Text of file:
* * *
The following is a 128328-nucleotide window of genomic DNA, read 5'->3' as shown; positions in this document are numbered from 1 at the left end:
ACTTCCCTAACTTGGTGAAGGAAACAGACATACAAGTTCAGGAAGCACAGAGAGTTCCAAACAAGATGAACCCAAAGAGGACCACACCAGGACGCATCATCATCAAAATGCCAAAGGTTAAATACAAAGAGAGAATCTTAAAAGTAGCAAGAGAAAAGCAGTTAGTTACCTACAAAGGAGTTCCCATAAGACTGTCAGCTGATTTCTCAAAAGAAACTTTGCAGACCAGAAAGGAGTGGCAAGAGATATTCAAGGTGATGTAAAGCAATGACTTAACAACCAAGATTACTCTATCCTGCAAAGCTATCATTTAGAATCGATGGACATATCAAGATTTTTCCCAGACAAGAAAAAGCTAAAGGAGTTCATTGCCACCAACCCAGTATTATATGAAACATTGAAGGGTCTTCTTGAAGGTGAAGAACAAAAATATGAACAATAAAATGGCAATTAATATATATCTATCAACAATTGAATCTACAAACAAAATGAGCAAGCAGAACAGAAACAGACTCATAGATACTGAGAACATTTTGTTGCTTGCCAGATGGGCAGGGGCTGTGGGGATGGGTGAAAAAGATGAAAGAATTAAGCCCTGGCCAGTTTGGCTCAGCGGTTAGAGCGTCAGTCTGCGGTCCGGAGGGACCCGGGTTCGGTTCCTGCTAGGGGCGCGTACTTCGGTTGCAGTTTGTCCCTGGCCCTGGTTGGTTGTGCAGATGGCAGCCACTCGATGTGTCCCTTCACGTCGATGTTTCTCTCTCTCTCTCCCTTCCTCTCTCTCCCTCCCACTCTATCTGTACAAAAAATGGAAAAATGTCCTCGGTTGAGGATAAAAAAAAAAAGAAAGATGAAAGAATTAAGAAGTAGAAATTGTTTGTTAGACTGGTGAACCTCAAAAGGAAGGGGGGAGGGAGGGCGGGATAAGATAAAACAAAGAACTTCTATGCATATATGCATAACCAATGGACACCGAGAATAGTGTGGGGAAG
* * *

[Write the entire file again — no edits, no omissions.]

The following is a 128328-nucleotide window of genomic DNA, read 5'->3' as shown; positions in this document are numbered from 1 at the left end:
ACTTCCCTAACTTGGTGAAGGAAACAGACATACAAGTTCAGGAAGCACAGAGAGTTCCAAACAAGATGAACCCAAAGAGGACCACACCAGGACGCATCATCATCAAAATGCCAAAGGTTAAATACAAAGAGAGAATCTTAAAAGTAGCAAGAGAAAAGCAGTTAGTTACCTACAAAGGAGTTCCCATAAGACTGTCAGCTGATTTCTCAAAAGAAACTTTGCAGACCAGAAAGGAGTGGCAAGAGATATTCAAGGTGATGTAAAGCAATGACTTAACAACCAAGATTACTCTATCCTGCAAAGCTATCATTTAGAATCGATGGACATATCAAGATTTTTCCCAGACAAGAAAAAGCTAAAGGAGTTCATTGCCACCAACCCAGTATTATATGAAACATTGAAGGGTCTTCTTGAAGGTGAAGAACAAAAATATGAACAATAAAATGGCAATTAATATATATCTATCAACAATTGAATCTACAAACAAAATGAGCAAGCAGAACAGAAACAGACTCATAGATACTGAGAACATTTTGTTGCTTGCCAGATGGGCAGGGGCTGTGGGGATGGGTGAAAAAGATGAAAGAATTAAGCCCTGGCCAGTTTGGCTCAGCGGTTAGAGCGTCAGTCTGCGGTCCGGAGGGACCCGGGTTCGGTTCCTGCTAGGGGCGCGTACTTCGGTTGCAGTTTGTCCCTGGCCCTGGTTGGTTGTGCAGATGGCAGCCACTCGATGTGTCCCTTCACGTCGATGTTTCTCTCTCTCTCTCCCTTCCTCTCTCTCCCTCCCACTCTATCTGTACAAAAAATGGAAAAATGTCCTCGGTTGAGGATAAAAAAAAAAAGAAAGATGAAAGAATTAAGAAGTAGAAATTGTTTGTTAGACTGGTGAACCTCAAAAGGAAGGGGGGAGGGAGGGCGGGATAAGATAAAACAAAGAACTTCTATGCATATATGCATAACCAATGGACACCGAGAATAGTGTGGGGAAG